In 1964, Victor Vroom said that people are driven by the chance of genuine successes in achieving particular objectives and people choose among alternative behaviors since they anticipate that a certain behavior will lead to one or more desired outcomes and other behaviors will lead to undesirable results (BBC, 2004; Allen, 1998). In the workplace, managers need to motivate those under them to succeed and to do so they need to connect the task to be performed to the likelihood of better results, they need to set expectations that there are positive benefits to the employee in achieving those results, and lastly they need to ensure that those benefits are valuable to the employee (BBC, 2004).  This is so since the theory predicts that “the probability of an individual to act a particular manner will increase when an employee associates it strongly with a given attractive outcome” (Ferguson, 2000).

Equity Theory

            In 1965, John Stacy Adams posited a theory that looks at how motivation was affected by the degree of fairness within an organization (ibid) particularly when it involves rewards. Employees will compare the rewards they receive with those of their colleagues and the efforts that they have exerted, and if an inequity is seen to exist, the employees will consciously or unconsciously withhold their contributions or efforts to bring a better balance to how they think things should be (Allen, 1998). This is one of the reasons why favoritisms should be avoided whether in the workplace, at home or at school.

Theory X and Theory Y

            The Theory X and Theory Y of motivation, which is commonly used in management practice was thought by Douglas McGregor in 1960 and shows the two ways in which management plays a part in motivating their staff. He said that conventional managerial assumptions are that “employees are lazy, are incapable of self-direction and autonomous work behavior, and have little to offer in terms of organizational problem solving” (Kopelman, Prottas & Davis, 2008) and called this Theory X. The essential opposite of Theory X is the positive Theory Y, which assumes that employees are not inherently lazy, are capable of self-direction and self-control, and are capable of providing important ideas/suggestions that may improve organizational effectiveness (ibid; BBC, 2004).

Unconscious Motivation

            The theory of unconscious motivation stems from psychoanalysis, which has often demonstrated that the relationship between a conscious desire and ultimate unconscious aims that underlies it does not have to be direct at all (Maslow, 1970). Reasons for automatic behavior cannot always be pointed out directly and are not available in a person’s conscious mind such as when an individual readily blames others for faults the he/she has done, which could be a defense mechanism of that person; or when some people gain so much weight because of eating too much which may result from their anxiety or depression; or when a worker breaks equipments unintentionally due to unconscious feelings of aggression towards authority figures (ibid).  This unconscious motivation makes it hard to interpret behavior and what may hinder a worker from working optimally or behaving more appropriate.

 Money Motivation

            Money is the most basic motivation tool (Lim, 2003) and according to this theory, all works are motivated primarily motivated by their need for money, and that employers should pay their staff more because of money being a primary motivator (BBC, 2004). This theory is applicable in enterprises with performance-related pay, incentives, bonuses and promotions (ibid). In China, however, Confucian work ethic is positively associated with the budged dimensions of work and negatively associated with the retention dimensions that money provides.

Motivation Theories and Business Management

            Motivation theories are commonly used by managers and employers to understand what drives employees. Money for instance is an initial motivation especially when hiring someone. It “represents a command over goods and services necessary to advance individual self-interest in a market economy” (Walker & Thomas, 1992) and its “uses by individual family members reflect emotions, values, habits, and past experiences” (ibid). Money is therefore used by some individuals to consider which company to work for not since there are some companies who pay higher than their industry counterparts.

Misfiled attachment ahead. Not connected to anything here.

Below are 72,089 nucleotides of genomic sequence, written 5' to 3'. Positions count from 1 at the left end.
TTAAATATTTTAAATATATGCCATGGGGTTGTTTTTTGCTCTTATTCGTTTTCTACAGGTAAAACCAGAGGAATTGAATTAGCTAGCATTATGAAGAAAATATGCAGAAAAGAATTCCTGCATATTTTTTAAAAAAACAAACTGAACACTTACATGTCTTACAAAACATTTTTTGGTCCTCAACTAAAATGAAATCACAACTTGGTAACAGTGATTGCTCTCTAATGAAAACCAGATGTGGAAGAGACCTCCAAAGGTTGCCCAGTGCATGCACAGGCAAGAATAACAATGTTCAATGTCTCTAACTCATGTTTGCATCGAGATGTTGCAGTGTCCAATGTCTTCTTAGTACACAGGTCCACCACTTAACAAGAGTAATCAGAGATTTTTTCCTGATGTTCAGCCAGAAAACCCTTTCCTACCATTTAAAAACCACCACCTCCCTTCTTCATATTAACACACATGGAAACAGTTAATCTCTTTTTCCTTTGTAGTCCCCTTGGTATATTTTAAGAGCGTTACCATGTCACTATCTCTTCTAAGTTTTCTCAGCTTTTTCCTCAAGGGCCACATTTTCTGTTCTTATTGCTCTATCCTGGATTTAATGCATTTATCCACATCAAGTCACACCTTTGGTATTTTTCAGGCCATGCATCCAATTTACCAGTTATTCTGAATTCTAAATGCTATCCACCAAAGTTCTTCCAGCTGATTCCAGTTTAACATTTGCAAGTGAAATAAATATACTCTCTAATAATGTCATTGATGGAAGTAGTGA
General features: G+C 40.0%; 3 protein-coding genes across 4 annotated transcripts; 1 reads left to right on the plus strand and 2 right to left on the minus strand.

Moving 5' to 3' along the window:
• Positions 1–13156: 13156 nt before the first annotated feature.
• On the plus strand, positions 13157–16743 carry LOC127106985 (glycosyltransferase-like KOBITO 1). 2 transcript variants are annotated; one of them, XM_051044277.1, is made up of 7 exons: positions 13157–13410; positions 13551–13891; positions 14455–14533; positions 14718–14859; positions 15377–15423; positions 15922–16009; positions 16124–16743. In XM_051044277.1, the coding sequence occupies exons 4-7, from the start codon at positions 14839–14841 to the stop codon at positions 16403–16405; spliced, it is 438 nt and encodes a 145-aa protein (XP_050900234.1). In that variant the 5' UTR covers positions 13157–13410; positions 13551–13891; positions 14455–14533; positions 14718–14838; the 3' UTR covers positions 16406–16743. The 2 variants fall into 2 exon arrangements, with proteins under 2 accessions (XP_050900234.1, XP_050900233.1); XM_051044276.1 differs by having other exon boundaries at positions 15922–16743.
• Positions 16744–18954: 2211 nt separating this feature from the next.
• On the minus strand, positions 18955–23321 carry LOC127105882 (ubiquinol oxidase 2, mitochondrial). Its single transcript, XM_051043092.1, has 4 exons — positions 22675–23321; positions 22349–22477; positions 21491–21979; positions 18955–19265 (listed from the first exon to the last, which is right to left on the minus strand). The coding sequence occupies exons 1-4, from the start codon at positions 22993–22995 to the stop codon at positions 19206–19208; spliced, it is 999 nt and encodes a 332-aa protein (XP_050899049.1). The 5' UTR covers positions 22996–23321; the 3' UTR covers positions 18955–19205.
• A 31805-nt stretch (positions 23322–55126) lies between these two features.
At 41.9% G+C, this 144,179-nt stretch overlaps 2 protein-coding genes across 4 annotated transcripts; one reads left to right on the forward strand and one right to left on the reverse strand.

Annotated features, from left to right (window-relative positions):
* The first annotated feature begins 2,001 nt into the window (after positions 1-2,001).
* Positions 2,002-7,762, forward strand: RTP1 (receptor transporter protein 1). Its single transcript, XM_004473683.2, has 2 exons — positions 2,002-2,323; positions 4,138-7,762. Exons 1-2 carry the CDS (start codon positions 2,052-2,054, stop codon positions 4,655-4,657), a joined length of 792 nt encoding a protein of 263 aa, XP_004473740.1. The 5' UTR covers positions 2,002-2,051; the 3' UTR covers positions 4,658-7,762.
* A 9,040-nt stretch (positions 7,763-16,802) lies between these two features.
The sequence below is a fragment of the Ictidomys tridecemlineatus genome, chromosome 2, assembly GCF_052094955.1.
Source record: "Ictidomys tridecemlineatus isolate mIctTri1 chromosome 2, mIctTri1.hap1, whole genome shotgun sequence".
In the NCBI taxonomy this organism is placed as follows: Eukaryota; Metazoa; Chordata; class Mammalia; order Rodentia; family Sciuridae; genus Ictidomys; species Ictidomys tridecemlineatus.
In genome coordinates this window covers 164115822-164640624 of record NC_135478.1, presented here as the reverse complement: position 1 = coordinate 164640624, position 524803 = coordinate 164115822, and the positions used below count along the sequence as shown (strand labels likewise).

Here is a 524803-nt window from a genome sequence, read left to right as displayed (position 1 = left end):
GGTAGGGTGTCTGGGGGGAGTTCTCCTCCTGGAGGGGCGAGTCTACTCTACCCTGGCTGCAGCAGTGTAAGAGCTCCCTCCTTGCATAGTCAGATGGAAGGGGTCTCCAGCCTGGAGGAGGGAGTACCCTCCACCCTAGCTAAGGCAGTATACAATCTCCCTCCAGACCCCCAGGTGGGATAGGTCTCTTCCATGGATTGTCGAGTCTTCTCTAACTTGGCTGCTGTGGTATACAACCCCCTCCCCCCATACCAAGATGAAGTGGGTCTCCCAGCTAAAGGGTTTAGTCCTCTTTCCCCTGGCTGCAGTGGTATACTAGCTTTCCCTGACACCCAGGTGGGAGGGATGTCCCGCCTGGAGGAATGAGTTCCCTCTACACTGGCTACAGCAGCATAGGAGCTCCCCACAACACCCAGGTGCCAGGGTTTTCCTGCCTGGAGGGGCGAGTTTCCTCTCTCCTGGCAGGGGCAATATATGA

Money can also be applied with the equity theory, particularly in paying salaries for people who are in the same position, have the same qualifications, and contribute the same amount. If someone is paid higher than another who has equally the same attributes and output as the one who receives a higher pay, the other employee would feel disadvantage and may be less motivated to work. Also, money can be used as a form of reward especially in cases where performance is equated to work success like in sales-driven work. Money is a “powerful motivator of human behavior, money can trigger greed and envy, impair and distort relationships, and symbolize a broad range of psychological satisfactions” (ibid) since money can afford food, water, shelter, clothing, and guarantee financial security. It can easily satisfy the first two levels of Maslow’s Hierarchy of Needs.

            Aside from monetary considerations, companies should also look at the extrinsic factors of their company, the job satisfaction they give and what their employees expect, how their management view employee work habits, the career advancement options they offer, and the rewards and recognition system that they have.

            If the working conditions within the company are poor such as bad lighting, uncomfortable chairs, unfriendly colleagues, minimal benefits and absence of a rewards and recognition system some employees would be dissatisfied and could work poorly. Maslow’s esteem needs are connected with getting recognition, which is also connected with the achievement-motivation and the expectancy theory that are also connected with performance-reward and effort-performance linkages. Without these a company can definitely expect their employees to work poorly (Ferguson, 200). Theory X will not help nowadays also since some individuals feel the need to exercise their creativity, intellect, and independence in doing tasks and not have a boss breathing down their back telling them each and every step of what they would be doing. It will also give them a feeling of satisfaction knowing that they have contributed something valuable to the company which in the future would motivate them to work even harder especially if they are recognized and promoted for their efforts.